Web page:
Sunscreen is not only essential to prevent skin cancer and premature skin aging, also protects dilatation of skin’s blood vessels, according to a study presented at the American Physiological Society’s annual meeting. Dilatation of blood vessels is important to respond to heat stress (not only in the skin, but also through the body) and to regulate the body’s temperature.
UVR reduce amount of nitric oxide available in the skin, which plays a role in the dilatation of blood vessels and essential for blood vessel health. The team of researchers from Pennsylvania State University studies how UVR exposure can affect the ability of nitric oxide to promote the dilatation of blood vessels in the skin. For the study, the researchers used healthy and young adults with light-to-medium skin tone. One of their arms was divided in three areas, which were randomly covered with stimulated sweat, with sunscreen and with nothing; and then the areas were irradiated with UVR (their other arm was used as control and not irradiated). The dose used for the study was equivalent to spending an hour outside on a sunny day that would not cause reddening or sunburn.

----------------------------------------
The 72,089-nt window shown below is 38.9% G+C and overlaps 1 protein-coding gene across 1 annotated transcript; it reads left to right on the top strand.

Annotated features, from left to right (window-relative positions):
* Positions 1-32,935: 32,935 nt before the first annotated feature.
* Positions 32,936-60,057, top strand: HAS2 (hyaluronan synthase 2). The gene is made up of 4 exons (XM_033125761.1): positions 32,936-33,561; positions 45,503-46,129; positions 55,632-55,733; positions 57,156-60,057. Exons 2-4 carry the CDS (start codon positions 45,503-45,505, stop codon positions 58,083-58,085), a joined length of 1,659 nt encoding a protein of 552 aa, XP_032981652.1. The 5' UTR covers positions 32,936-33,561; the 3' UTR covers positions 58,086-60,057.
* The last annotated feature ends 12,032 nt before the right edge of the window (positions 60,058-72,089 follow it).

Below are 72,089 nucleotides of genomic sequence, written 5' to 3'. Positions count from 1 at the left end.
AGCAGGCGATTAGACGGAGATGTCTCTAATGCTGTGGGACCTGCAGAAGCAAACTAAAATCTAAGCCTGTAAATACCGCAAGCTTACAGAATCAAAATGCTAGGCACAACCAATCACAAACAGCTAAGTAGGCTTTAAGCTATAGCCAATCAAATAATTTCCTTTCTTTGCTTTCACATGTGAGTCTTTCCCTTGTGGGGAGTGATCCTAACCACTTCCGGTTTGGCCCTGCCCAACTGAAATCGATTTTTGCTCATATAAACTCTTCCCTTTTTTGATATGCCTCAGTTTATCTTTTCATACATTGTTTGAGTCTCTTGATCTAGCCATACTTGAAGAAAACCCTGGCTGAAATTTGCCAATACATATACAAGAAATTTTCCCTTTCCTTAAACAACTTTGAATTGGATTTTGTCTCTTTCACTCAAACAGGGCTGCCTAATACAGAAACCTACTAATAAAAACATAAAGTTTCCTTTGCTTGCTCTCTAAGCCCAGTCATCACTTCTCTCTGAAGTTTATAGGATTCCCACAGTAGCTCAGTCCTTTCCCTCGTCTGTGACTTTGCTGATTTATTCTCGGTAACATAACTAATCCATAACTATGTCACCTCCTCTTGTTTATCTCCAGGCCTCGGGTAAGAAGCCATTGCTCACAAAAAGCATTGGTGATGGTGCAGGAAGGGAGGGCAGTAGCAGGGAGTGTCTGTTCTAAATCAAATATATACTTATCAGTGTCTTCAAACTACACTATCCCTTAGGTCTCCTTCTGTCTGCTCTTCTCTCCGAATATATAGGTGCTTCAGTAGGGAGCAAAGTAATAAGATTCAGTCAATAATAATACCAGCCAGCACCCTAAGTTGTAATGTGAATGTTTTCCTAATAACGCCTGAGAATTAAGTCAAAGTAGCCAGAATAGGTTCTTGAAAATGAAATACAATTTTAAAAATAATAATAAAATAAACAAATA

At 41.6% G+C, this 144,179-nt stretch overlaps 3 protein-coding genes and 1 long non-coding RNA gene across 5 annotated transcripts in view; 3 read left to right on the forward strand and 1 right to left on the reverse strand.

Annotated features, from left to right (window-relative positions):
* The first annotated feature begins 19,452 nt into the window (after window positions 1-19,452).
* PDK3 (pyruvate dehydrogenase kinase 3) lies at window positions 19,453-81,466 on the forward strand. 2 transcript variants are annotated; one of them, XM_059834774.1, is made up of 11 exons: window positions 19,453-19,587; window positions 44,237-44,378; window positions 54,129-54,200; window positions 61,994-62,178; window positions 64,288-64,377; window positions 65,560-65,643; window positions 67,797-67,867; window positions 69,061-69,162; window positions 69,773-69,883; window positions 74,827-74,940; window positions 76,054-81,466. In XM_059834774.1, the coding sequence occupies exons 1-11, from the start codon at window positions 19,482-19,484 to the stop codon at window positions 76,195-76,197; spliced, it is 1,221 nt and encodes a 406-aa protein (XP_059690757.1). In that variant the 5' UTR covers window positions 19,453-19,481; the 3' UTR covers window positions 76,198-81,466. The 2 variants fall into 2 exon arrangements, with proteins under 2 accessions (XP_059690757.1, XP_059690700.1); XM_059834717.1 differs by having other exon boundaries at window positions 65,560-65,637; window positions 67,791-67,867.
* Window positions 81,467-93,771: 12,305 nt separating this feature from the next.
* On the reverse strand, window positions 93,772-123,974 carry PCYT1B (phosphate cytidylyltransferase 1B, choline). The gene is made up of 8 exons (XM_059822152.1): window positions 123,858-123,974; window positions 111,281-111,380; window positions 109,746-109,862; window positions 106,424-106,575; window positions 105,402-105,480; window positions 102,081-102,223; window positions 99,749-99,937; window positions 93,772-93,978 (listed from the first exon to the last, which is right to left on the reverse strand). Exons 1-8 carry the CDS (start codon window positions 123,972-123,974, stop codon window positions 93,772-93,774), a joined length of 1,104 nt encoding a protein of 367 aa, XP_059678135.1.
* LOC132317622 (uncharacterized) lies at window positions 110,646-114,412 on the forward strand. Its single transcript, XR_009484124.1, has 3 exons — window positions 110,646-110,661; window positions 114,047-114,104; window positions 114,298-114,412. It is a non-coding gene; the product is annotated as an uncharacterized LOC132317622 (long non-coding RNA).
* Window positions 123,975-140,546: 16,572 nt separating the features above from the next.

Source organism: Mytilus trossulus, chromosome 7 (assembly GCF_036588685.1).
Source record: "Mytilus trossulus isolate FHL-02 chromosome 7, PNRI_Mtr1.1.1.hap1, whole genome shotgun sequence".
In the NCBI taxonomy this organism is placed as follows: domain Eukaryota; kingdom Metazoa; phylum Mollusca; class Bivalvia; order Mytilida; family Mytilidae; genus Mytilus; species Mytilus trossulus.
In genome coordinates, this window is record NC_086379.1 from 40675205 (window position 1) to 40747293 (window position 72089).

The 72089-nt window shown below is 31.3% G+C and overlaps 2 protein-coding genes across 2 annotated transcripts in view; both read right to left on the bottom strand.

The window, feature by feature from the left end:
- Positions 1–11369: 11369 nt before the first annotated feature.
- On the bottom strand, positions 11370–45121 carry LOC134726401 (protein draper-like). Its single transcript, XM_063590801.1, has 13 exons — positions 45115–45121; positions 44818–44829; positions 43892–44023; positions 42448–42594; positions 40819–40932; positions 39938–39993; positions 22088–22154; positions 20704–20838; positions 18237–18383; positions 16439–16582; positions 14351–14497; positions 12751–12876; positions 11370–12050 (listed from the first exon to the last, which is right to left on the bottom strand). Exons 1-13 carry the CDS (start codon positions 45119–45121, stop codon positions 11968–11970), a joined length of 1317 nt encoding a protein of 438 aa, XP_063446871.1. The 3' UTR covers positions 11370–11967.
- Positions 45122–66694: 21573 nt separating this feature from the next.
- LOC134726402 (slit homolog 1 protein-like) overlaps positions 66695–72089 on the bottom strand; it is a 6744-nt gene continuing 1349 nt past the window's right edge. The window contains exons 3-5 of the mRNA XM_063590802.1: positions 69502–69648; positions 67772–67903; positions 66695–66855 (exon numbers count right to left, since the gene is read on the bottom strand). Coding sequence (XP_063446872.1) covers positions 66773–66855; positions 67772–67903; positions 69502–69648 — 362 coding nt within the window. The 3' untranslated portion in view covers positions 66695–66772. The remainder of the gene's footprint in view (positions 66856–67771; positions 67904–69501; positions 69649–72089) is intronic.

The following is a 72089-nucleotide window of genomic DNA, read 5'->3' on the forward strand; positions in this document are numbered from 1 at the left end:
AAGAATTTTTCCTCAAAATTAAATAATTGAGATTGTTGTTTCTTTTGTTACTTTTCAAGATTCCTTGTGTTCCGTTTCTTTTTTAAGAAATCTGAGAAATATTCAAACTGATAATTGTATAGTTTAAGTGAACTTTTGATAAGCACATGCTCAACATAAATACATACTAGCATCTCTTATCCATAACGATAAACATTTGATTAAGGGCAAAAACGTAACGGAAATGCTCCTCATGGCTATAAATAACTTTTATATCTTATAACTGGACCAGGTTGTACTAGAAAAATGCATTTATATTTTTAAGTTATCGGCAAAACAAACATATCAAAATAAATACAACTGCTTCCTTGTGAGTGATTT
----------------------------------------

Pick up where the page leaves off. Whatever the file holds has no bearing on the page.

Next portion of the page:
The results showed that sunscreen and sweat protected the dilatation of blood vessels induced by nitric oxide. “Further, when sunscreen was applied prior to UVR, UVR exposure actually augmented [nitric oxide-associated vasodilation] compared to [the control arm], or when sweat was on the skin,” the research team wrote. “The presence of sunscreen or sweat on the skin may play a protective role against this effect [of UVR].”
“For those who spend a lot of time working, exercising or participating in other various activities outdoors, using sunscreen may protect not only against skin cancer, but also against reductions in skin vascular function,” wrote S. Tony Wolf, first author of the study.
Source: Science Daily